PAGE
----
(originally published in the South Sound Business Examiner)
Imagine this: every morning at the bus stop, you’re so excited about going into work that you jump up and down and hug strangers. So excited that you wouldn’t open the office door without your company T-shirt on. You want everyone to know you’re a member of this team.
Wait. What is that reminding me of?
Oh, yeah. The mass craze around our Super Bowl-winning Seahawks. And truly, a “craze” it is (root of the word “crazy,” right?).
My wife and I hardly ever watch football. But this year, as the Hawks kept winning, we got The Craze. You couldn’t have torn us away from the TV on Sunday afternoons. And yes, we literally jumped up and down. Late middle-aged people that we are.
What is going on here? And more importantly, how do you take that into your workplace team? Sounds absurd, maybe—employees screaming and chest-bumping their colleagues.
But that behavior is at the end of a spectrum, and I believe it’s not only possible, but required of a leader, to move your employees along that spectrum, from one end (“Going Through The Motions”) to the other (“I’ve Won The Lottery”).
The question, of course, is “How?” And then you have to look at what is it about sports that creates that unbridled enthusiasm.
Of course there’s the notion of victory. I’ve admitted we didn’t even watch until they started winning. In sports, there almost has to be a winner and a loser. But is that the only way to generate excitement? By vanquishing someone?
I don’t think so. I believe pure fun and excitement can be generated regularly in the workplace without having to have a loser.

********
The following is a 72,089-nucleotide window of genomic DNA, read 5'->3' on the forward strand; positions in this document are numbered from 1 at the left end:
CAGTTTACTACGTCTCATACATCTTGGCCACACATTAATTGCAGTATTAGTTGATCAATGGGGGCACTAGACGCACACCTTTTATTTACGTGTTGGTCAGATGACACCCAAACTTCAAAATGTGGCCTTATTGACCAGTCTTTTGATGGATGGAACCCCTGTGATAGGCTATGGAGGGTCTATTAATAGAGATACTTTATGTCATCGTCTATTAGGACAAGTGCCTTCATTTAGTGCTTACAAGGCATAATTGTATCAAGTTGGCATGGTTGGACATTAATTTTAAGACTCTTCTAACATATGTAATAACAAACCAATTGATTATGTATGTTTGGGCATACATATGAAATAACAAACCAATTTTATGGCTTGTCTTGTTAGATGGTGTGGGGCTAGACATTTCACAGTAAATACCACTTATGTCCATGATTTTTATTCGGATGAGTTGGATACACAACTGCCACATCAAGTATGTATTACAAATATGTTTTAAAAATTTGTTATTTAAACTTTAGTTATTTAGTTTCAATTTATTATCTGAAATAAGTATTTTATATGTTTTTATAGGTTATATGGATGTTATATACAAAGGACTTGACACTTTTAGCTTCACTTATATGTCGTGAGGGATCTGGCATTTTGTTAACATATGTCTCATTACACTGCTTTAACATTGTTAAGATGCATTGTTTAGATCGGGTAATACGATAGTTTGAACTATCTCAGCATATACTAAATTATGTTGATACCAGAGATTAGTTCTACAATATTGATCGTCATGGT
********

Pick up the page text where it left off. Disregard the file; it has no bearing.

That thought led us, on our recent podcast, to musical performances we’ve been involved in. As a performer, you can get close to that sports-team-victory high — without anyone being a loser (well, except the oboe section, but that’s another story).
So, then, what is it about musical performance that generates that high? As in sports, the “team” looms large. Individual pursuits can elicit passion and fulfillment, but seldom the excitement that characterizes belonging to a team.
And as in sports, there’s a common purpose in music – a deeply shared vision toward a singular goal. And it has to be a “stretch” goal, otherwise why bother? When all of us are focused on the same distant target, eagerness happens.
Finally, there’s the draw of “excellence.” Losing football teams aren’t models of excellence, so they don’t generate excitement. Crappy garage bands aren’t models of excellence, so they don’t generate excitement. Until a crappy garage band practices hard enough to become The Beatles (as the Beatles literally did). And somehow, their excellence translated to screaming, adoring fans.
I don’t expect your employees to start spontaneously chanting, “Go … Acme! Go … Acme! Go … Acme!” But the best companies – as well as, studies show, many of the most profitable companies – are places where, through a commitment to excellence, team, and shared purpose, people are genuinely excited (if a bit less excited than Seahwawks fans) about coming to work.